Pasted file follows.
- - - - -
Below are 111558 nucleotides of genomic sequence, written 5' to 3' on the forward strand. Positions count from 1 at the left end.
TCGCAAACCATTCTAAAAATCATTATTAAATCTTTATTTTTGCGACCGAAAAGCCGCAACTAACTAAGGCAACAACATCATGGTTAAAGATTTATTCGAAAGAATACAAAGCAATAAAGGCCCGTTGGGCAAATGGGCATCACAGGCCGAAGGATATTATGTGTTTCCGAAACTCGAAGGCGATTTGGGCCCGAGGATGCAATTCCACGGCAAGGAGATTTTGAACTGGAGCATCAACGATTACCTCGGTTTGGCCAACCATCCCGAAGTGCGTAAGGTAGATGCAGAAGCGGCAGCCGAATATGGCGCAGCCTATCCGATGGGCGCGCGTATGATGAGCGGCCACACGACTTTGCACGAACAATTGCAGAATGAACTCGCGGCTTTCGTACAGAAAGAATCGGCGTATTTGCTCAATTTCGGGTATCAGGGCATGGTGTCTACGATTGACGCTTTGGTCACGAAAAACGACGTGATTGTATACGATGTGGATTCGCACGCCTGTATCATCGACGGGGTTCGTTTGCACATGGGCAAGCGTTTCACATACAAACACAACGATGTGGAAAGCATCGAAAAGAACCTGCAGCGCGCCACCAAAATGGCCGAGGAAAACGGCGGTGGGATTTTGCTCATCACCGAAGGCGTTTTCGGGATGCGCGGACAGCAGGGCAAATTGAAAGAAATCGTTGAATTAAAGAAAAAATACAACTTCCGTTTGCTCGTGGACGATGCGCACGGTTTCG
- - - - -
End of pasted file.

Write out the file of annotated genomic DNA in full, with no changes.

Below are 111558 nucleotides of genomic sequence, written 5' to 3' on the forward strand. Positions count from 1 at the left end.
TCGCAAACCATTCTAAAAATCATTATTAAATCTTTATTTTTGCGACCGAAAAGCCGCAACTAACTAAGGCAACAACATCATGGTTAAAGATTTATTCGAAAGAATACAAAGCAATAAAGGCCCGTTGGGCAAATGGGCATCACAGGCCGAAGGATATTATGTGTTTCCGAAACTCGAAGGCGATTTGGGCCCGAGGATGCAATTCCACGGCAAGGAGATTTTGAACTGGAGCATCAACGATTACCTCGGTTTGGCCAACCATCCCGAAGTGCGTAAGGTAGATGCAGAAGCGGCAGCCGAATATGGCGCAGCCTATCCGATGGGCGCGCGTATGATGAGCGGCCACACGACTTTGCACGAACAATTGCAGAATGAACTCGCGGCTTTCGTACAGAAAGAATCGGCGTATTTGCTCAATTTCGGGTATCAGGGCATGGTGTCTACGATTGACGCTTTGGTCACGAAAAACGACGTGATTGTATACGATGTGGATTCGCACGCCTGTATCATCGACGGGGTTCGTTTGCACATGGGCAAGCGTTTCACATACAAACACAACGATGTGGAAAGCATCGAAAAGAACCTGCAGCGCGCCACCAAAATGGCCGAGGAAAACGGCGGTGGGATTTTGCTCATCACCGAAGGCGTTTTCGGGATGCGCGGACAGCAGGGCAAATTGAAAGAAATCGTTGAATTAAAGAAAAAATACAACTTCCGTTTGCTCGTGGACGATGCGCACGGTTTCG